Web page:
The Brewers promoted right-hander Mike Fiers from Triple-A Nashville to take Thornburg's spot in the bullpen.
"Obviously, there's so many different things in there that it could be," Thornburg said. "We're waiting to get it checked out to see if we can be a little more specific and go from there. We'll narrow it down."
Elbow injuries have plagued pitchers throughout baseball this season, the most serious of which, involving the UCL, require reconstructive Tommy John surgery and a year-long rehabilitation. Thornburg said he suffered a partially torn UCL during his freshman year in high school, but rehabbed without surgery and has not experienced a notable elbow injury of any kind since then.
He hopes things stay that way.
"It's been going on a good bit," he said of the soreness. "It's just one of those things that was more annoying. Then it started to get a little bit worse and I let them know about it a couple of weeks ago. We've been trying to work on some stuff and it started to get a little bit better. Then it got into a situation where I don't know whether it was fatigued or what, but I couldn't really grip the ball well. Obviously, things have gotten progressively worse as far as my control."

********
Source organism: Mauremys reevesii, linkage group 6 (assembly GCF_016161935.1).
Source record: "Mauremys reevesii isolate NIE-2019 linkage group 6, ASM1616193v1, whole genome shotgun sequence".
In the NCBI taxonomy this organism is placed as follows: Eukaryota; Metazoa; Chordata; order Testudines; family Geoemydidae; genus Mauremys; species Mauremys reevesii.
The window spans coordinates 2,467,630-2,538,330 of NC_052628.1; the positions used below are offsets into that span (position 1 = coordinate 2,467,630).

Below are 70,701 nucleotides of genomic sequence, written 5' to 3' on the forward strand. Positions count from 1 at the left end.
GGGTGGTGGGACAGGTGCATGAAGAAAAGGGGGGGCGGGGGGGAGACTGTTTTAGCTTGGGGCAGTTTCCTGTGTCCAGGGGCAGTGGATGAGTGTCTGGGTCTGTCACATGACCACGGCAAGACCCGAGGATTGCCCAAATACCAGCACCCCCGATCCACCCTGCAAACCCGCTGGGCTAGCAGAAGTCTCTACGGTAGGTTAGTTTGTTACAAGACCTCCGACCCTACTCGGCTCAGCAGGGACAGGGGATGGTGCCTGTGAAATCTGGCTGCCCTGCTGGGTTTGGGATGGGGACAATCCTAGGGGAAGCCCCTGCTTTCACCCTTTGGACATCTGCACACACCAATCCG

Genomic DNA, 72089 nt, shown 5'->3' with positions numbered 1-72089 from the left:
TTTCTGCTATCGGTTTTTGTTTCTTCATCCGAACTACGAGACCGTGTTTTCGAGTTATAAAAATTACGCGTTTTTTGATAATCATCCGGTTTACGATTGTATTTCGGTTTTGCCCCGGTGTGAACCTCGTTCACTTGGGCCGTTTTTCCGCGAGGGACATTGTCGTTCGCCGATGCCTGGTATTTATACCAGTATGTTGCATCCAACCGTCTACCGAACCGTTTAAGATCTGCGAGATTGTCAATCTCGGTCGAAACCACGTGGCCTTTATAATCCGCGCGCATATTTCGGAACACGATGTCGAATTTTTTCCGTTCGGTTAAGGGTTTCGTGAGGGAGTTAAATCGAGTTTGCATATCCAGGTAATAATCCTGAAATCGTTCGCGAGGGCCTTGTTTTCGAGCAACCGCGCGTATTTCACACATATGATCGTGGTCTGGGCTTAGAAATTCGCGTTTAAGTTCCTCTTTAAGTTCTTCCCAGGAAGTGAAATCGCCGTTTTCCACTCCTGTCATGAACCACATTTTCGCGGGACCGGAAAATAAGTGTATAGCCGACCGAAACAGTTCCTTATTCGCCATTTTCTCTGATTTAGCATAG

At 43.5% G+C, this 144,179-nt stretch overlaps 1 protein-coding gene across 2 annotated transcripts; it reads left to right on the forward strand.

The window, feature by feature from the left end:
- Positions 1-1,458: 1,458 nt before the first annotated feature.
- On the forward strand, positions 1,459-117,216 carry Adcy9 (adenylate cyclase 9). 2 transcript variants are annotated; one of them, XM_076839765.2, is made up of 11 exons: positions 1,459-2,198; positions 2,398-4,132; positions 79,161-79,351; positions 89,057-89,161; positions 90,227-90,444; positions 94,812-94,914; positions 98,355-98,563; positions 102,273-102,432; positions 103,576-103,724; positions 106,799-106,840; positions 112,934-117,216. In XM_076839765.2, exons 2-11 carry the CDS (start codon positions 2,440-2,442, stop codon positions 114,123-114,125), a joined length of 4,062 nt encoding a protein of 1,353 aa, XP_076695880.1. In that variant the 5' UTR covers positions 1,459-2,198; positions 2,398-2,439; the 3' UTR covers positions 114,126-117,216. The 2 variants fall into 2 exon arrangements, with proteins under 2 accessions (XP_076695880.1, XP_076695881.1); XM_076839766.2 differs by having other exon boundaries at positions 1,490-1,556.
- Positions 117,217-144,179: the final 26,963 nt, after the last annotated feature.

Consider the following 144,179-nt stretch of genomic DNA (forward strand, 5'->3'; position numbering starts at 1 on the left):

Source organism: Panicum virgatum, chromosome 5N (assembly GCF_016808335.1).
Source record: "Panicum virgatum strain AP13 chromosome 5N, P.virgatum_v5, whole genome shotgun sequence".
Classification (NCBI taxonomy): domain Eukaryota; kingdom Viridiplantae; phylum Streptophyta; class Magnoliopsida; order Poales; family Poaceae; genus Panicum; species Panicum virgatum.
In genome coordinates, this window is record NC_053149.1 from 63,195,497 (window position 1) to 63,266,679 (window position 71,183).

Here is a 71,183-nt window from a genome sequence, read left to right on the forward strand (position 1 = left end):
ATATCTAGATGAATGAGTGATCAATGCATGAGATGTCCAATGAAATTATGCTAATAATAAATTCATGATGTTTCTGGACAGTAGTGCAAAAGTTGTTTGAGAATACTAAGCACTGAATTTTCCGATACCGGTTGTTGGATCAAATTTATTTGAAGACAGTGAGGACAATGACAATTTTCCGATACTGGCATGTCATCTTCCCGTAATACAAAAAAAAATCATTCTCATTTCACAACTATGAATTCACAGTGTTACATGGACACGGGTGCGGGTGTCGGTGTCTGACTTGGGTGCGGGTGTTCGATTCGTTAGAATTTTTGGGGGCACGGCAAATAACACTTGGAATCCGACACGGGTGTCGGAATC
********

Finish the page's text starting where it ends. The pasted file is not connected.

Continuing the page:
After making the team as a long man, Thornburg pitched his way into a high-leverage setup role and posted a 0.61 ERA in April, holding opponents to a .122 batting average in 14 games and producing a stretch of 13 consecutive scoreless appearances from April 5-29, retiring 21 consecutive batters in one stretch. In 11 appearances in May, Thornburg had a 6.00 ERA and a .319 average against.
He worked two scoreless innings against the Twins on Tuesday before enduring a nightmare outing at PNC Park on Friday night. Thornburg inherited two baserunners and a 6-3 deficit from Brewers starter Kyle Lohse and saw the Pirates extend their lead to 13-3. Thornburg was charged with five runs, all earned, on three hits and four walks, including a pair of bases-loaded walks.
"The bullpen needed it, so I was trying to fight through it, but as soon as I'm not helping the team and doing more damage than good, it's one of those things where [he had to shut it down]," Thornburg said. "I thought it was inevitable. I'm hoping to take 15 days and be 100 percent back to where I was."
Before this season, Thornburg had never pitched regularly as a reliever.
"I wasn't used to bouncing back, but I feel like I take care of myself pretty well," he said. "Sometimes you can do everything possible, and things will happen. That's the nature of the game. No matter how good you take care of yourself and what you do, it's unnatural throwing."